New Delhi: As the November winter sun and daylight wore away on Friday, the soft light of the evening and culture of Northeast India descended arm in arm on the sprawling lawns of the Indira Gandhi National Centre for the Arts (IGNCA) in New Delhi.
Looking at the surging beautiful crowds, a riot of colours and aroma of scores of delicacies being prepared on slow fires, one could be forgiven to assume that they were at a weekend market somewhere in Agartala, Imphal, Itanagar, Kohima, Aizawl, Shillong, Dispur or Gangtok.
This year, the national capital is once again playing host to the seventh edition of the North East Festival, which seeks to connect people and celebrate the joie de vivre of life. It is an attempt to showcase the diversity of the country’s Northeastern region, its people and resources. Beginning in 2013, in the immediate aftermath of some widely reported incidents that involved targeting people from the region across India, the event has over the years has successfully established itself as a leading cultural gala in the country.
It has also greatly succeeded in what the organisers originally set out to do – build bridges between the region and the rest of the country that was otherwise often derisively referred to as “mainland India” by Northeast people due to opportunistic policies practiced by certain political dispensations and lack of development in the past. Thanks to the festival, not only a greater number of people from the other parts of the country have since travelled to the Northeast for leisure but deserving artistes in fields as varied as music, handicrafts, avant-garde fashion and food have found a major platform to take their talents beyond the confines of their states.
Like in the routine conversations that this writer had with his friends and acquaintances during the course of the past week, he was informed that they eagerly looking forward to attending the festival with their friends or families in tow. The rapid development of infrastructure and recent speculation around the over 20-year old logjam on the Naga peace talks being finally resolved has further helped build excitement around the region.
Welcome to Northeast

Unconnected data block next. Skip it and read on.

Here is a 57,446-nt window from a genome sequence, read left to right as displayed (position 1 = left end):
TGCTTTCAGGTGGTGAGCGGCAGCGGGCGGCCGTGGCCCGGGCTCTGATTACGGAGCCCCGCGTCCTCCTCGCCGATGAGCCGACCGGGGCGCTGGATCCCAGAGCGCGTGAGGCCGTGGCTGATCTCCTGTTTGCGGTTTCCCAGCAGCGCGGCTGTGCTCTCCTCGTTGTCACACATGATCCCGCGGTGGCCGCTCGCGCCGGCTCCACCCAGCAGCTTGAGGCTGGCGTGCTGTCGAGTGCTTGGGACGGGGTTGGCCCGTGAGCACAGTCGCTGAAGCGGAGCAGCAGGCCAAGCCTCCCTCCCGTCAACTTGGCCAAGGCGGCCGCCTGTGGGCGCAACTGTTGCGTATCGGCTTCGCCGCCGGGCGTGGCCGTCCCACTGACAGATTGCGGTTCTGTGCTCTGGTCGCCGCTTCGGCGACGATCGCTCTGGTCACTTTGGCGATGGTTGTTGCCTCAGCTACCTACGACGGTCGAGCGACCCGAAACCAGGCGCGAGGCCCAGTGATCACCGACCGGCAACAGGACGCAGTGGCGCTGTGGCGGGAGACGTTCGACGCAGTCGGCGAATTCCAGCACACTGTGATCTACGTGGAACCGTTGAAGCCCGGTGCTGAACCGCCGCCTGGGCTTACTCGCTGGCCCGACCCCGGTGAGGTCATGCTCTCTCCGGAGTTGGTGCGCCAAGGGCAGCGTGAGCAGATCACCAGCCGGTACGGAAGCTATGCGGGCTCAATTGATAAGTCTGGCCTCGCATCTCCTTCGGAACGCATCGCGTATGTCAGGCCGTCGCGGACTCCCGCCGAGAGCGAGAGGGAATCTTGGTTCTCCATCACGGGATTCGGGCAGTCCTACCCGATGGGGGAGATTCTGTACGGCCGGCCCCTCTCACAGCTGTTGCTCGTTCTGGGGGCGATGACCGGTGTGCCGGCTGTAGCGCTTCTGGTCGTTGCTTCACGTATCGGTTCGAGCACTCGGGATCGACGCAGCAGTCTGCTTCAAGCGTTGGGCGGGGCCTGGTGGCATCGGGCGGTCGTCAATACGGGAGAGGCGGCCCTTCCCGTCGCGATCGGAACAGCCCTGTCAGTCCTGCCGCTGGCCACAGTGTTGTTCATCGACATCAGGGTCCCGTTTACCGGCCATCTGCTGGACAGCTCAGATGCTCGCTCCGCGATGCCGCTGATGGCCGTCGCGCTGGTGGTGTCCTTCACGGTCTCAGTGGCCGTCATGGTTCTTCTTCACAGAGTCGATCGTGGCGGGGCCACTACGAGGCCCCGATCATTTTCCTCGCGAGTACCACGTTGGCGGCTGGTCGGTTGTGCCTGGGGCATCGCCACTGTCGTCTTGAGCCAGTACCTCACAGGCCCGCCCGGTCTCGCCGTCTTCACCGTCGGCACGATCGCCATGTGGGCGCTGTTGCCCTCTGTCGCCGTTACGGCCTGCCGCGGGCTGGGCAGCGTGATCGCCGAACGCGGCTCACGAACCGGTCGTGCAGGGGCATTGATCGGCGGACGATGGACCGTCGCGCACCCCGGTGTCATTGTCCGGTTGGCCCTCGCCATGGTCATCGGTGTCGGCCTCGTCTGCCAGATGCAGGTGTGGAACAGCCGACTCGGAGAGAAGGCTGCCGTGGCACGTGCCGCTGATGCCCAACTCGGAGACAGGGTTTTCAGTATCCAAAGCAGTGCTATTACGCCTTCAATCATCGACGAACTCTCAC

So what if, on Day 1, the main event only got underway after an over two-hour delay? After all, isn’t Northeast about living life at a leisurely pace and doing one’s own thing?
What could have been more fitting than having the young minister of state (independent charge) of youth affairs and sports Kiren Rijiju doing the inauguration? In his very short speech, the Lok Sabha Member of Parliament from Arunachal said, “Whenever I meet anyone coming to India, I tell them that if they haven’t seen the Northeast, they haven’t seen India yet! All eight states are amazingly beautiful places with their character that is difficult to describe as you can only feel it.”
Emphasising the need for enhancing the number of visitors to the region, he added, “India is a huge nation of 1.3 billion people. So, even if 10% of the people visited northeast you can only imagine the size of the tourism we are going to get. Wherever the Northeast Festival is held, it helps create a buzz.”
Rijiju opined that as an industry without smokestacks tourism was the future industry of the Northeast and the students from the region staying in other parts of India were its best brand ambassadors.
Earlier, welcoming the dignitaries during the inauguration ceremony, founder & chief organiser of the event, Shyamkanu Mahanta informed, “The festival aims at creating awareness about the Northeast and this time around we have brought the tribal communities and languages of the Northeast, and we are also promoting the region as a destination.”
The first day of the festival concluded with a jam-packed performance by Darjeeling-born Bipul Chettri & The Travelling Band. Despite a majority comprising non-Nepali speakers, the audience swayed and sang along to Chettri’s musical compositions about the Himalayas, its rivers and its natural mysteries.
The current edition of the festival that is on from November 8-10, will play host to 15 designers, gigs by well-established singers like Zubeen Garg and Papon, and upcoming musical talents such as Mumbai’s Finest, Empirical Tribe, Frisky Pints, Island Warrior and Mc Heam & Friends. Besides, there is a competition to identify Delhi’s next best rock act, handloom, art and photography exhibitions, roadshows, buyer-seller meets and traditional dance performances.
As for meat lovers, 40 food stalls at the venue will serve the choicest cuisines from all over the region.
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